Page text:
Contact Us
Free call: 1800 283 447
Free fax: 1800 283 914
Email: info@stockco.com.au
Address: Level 1, 12 Creek Street, Brisbane QLD 4000
GPO Box 376, Brisbane QLD 4001
The market giveth, and the market taketh 1

The market giveth, and the market taketh

The concerns we expressed last week about the weak finish to sales in Fremantle came to fruition, with the Melbourne and Sydney markets quickly adjusting down on the opening day.

This proved a catalyst for a loss of confidence and the market tracked lower wiping out last week’s gains and then some.

The market giveth, and the market taketh 3

The Eastern Market Indicator (EMI) fell 97 cents or 6% (after lifting 67 cents or 4.2% last week), to close at 1,511 cents. The Au$ also eased fell slightly to US $0.672. This saw the EMI in US$ give up “only” 72 cents to end the week at 1,015 cents.

Western Australia had a tough selling week, selling just 4,300 out of 7,300 bales offered, (a PI rate of 40.8%) with the Western Market Indicator dropping by 92 cents to close at 1,610 cents.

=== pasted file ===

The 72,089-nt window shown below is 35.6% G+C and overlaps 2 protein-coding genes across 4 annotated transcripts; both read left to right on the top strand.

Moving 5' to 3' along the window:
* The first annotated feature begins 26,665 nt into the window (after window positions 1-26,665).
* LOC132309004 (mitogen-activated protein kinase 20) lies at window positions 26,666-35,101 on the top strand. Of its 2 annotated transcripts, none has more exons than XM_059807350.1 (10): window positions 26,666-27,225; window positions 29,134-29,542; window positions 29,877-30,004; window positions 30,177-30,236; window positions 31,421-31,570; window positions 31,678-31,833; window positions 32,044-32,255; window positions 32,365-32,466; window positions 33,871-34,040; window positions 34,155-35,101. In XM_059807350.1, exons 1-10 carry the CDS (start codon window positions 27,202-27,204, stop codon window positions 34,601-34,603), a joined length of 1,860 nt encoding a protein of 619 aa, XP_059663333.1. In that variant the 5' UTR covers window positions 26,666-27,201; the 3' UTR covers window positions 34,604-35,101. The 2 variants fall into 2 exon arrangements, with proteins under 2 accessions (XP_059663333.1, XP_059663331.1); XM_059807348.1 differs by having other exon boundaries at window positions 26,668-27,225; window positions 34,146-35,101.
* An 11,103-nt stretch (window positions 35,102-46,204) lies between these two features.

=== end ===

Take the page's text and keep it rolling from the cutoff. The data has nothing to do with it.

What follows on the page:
Sellers reacted to the sharp sell-off with the National Pass-in (PI) rate increasing for the week to 33.4%, up by a massive 26% on last week. Again W.A. was a major influence, with almost 50% of fleece wool not selling, for a combined W.A. Pass-in rate of 40.8%.

An increased offering of 37,021 bales came forward, with 24,600 bales cleared to the trade (Figure 2). There have been 112,839 fewer bales sold this season compared to the same period last year. This is an average weekly gap of 10,258 bales.

The decline in Australian wool delivered to the world’s processors is alarming, looking at the same periods (July to current) for 2017, 2018 & this year we see 442k bales sold in 2017, followed by 383k last year & 270k this year to date. This is roughly a 40% decline over three years in bales sold to the trade. There is little doubt that demand for wool has suffered, with a myriad of possible reasons to explain this decline.

The dollar value for the week was $42.07 million, for a combined value so far this season of $466.88 million, and a bale average value $1,707.

Trying to find any shining lights this week is difficult, with the Cardings indicators up by an average of 4 cents, however, Crossbreds types were not spared and fell by 50 to 90 cents.

The week ahead

Next week a much-reduced offering of 34,174 bales are rostered.

AWEX notes that the volatile market has left “sellers uncertain”, I think it is fair to say the exporters are also feeling the concerns. The massive movements almost on a weekly basis are unprecedented; this will be making life difficult for exporters advising and negotiating buying orders.